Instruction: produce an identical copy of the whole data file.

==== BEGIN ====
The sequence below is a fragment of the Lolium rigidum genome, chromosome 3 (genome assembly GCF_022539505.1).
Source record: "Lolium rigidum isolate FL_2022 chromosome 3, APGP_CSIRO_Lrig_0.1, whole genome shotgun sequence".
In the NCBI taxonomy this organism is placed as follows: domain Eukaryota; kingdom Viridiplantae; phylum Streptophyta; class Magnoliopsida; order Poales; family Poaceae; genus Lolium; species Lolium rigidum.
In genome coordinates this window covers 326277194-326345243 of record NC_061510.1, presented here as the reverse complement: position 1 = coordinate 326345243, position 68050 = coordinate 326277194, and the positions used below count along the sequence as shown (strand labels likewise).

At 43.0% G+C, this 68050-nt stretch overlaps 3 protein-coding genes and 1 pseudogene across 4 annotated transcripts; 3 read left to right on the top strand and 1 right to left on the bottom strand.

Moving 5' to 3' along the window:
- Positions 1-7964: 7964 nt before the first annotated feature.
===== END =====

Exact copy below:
The sequence below is a fragment of the Lolium rigidum genome, chromosome 3 (genome assembly GCF_022539505.1).
Source record: "Lolium rigidum isolate FL_2022 chromosome 3, APGP_CSIRO_Lrig_0.1, whole genome shotgun sequence".
In the NCBI taxonomy this organism is placed as follows: domain Eukaryota; kingdom Viridiplantae; phylum Streptophyta; class Magnoliopsida; order Poales; family Poaceae; genus Lolium; species Lolium rigidum.
In genome coordinates this window covers 326277194-326345243 of record NC_061510.1, presented here as the reverse complement: position 1 = coordinate 326345243, position 68050 = coordinate 326277194, and the positions used below count along the sequence as shown (strand labels likewise).

At 43.0% G+C, this 68050-nt stretch overlaps 3 protein-coding genes and 1 pseudogene across 4 annotated transcripts; 3 read left to right on the top strand and 1 right to left on the bottom strand.

Moving 5' to 3' along the window:
- Positions 1-7964: 7964 nt before the first annotated feature.